Nail designer Naomi Yasuda has created works of art on the hands of Madonna, Becky G, Nicki Minaj at the 2018 Met Gala, and many more celebrities. But like most of us, she's quarantined at home, left to her own devices—which means painting fanciful motifs on her own nails. (She showcases them via her Instagram account @NaomiNailsNYC). But to apply a fresh nail look, she must remove the previous one. And you're probably at (or past) a similar stage in your manicure's life span. If you're wondering how to safely remove your hard, soft, or powder gel nails, Yasuda has provided a simple step-by-step guide.
Tools you'll need:
Metal cuticle pusher, or a wooden orange stick
100% acetone or gel remover
First, file down your gels. We’re jut removing the top coat to help the acetone soak into the gel faster. If you have acrylic extensions, you should cut the extensions before you do this. Be careful near the cuticle and skin, because you don't want to damage them.
Next, apply some cuticle oil around the cuticle. Acetone and remover can dry your skin, so you want to protect your skin from that.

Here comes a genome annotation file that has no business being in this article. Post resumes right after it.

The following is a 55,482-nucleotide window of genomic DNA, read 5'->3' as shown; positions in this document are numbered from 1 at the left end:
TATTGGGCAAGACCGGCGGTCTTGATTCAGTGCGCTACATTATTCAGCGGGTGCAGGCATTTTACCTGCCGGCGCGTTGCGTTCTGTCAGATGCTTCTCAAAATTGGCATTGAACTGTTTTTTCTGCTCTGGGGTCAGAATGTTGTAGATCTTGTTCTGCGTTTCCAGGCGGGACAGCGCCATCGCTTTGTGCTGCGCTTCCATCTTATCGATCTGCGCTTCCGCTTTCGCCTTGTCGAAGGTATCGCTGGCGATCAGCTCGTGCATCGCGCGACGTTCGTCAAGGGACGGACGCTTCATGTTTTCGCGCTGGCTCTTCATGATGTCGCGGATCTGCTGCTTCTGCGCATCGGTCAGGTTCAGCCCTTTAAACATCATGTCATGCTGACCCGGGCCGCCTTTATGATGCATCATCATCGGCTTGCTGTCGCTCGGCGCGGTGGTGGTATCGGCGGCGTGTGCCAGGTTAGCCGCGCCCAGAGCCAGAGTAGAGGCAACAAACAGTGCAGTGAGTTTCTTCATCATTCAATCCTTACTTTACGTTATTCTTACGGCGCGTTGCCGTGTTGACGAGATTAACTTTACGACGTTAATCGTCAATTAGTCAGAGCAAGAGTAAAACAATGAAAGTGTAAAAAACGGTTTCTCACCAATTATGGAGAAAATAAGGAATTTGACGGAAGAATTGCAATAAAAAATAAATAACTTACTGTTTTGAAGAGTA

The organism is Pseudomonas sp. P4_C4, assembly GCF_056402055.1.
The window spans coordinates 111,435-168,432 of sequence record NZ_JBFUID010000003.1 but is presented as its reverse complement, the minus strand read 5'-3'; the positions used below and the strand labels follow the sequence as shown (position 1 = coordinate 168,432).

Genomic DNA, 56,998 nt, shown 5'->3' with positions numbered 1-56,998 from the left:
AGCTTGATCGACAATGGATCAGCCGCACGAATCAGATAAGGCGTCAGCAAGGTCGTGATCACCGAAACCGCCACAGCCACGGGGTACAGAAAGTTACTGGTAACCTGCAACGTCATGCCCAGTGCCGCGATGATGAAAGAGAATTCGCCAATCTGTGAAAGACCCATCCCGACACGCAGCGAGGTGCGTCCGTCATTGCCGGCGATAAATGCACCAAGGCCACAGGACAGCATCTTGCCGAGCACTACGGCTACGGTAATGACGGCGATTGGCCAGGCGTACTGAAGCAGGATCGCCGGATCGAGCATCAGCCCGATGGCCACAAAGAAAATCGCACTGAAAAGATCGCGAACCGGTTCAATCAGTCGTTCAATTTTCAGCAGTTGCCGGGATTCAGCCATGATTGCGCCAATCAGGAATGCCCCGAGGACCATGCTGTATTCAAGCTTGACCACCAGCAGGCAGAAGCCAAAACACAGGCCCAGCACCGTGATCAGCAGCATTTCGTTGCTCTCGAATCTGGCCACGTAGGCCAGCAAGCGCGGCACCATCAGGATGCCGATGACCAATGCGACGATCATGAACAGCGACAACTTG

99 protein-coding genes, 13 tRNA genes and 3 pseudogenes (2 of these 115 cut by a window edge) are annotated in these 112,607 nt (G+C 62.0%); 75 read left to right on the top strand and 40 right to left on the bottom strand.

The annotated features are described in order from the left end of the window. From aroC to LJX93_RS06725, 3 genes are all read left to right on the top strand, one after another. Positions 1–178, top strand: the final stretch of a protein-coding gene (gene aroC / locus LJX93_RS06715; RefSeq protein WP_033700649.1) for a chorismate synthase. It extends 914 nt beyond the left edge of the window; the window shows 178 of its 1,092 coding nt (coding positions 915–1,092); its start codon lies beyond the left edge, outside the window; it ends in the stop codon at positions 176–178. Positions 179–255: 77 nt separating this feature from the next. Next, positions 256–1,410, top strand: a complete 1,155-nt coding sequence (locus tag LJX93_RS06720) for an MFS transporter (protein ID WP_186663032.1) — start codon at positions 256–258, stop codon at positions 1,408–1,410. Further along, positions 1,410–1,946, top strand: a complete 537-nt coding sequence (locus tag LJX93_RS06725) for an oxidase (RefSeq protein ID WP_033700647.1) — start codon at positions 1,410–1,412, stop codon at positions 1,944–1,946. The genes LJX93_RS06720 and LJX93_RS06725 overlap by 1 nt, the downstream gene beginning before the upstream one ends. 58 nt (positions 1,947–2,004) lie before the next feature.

Then, soak cotton balls with acetone, place them on your nails, and wrap the nail with tin foil. Wait 5-10 minutes.
After 5-10 minutes, take the metal pusher or wood stick, and gently scrape the gel off. Repeat the process until you have removed the gel.
Buff your nails and shape them with a nail file. Wipe them down with alcohol, or you can just wash your hands.
Removing gels can leave your nails a little sensitive, so they need some protection. You can use a nail strengthener for an added shield.
Finally, make sure to moisturize your hands.
It’s hard to do both hands at the same time, so I suggest doing one hand at a time.
Many people ask me if they can use regular nail polish remover to remove gels. Nail polish remover is basically watered down acetone, so it's not strong enough to remove gels. Make sure that you use one hundred percent pure acetone or gel remover.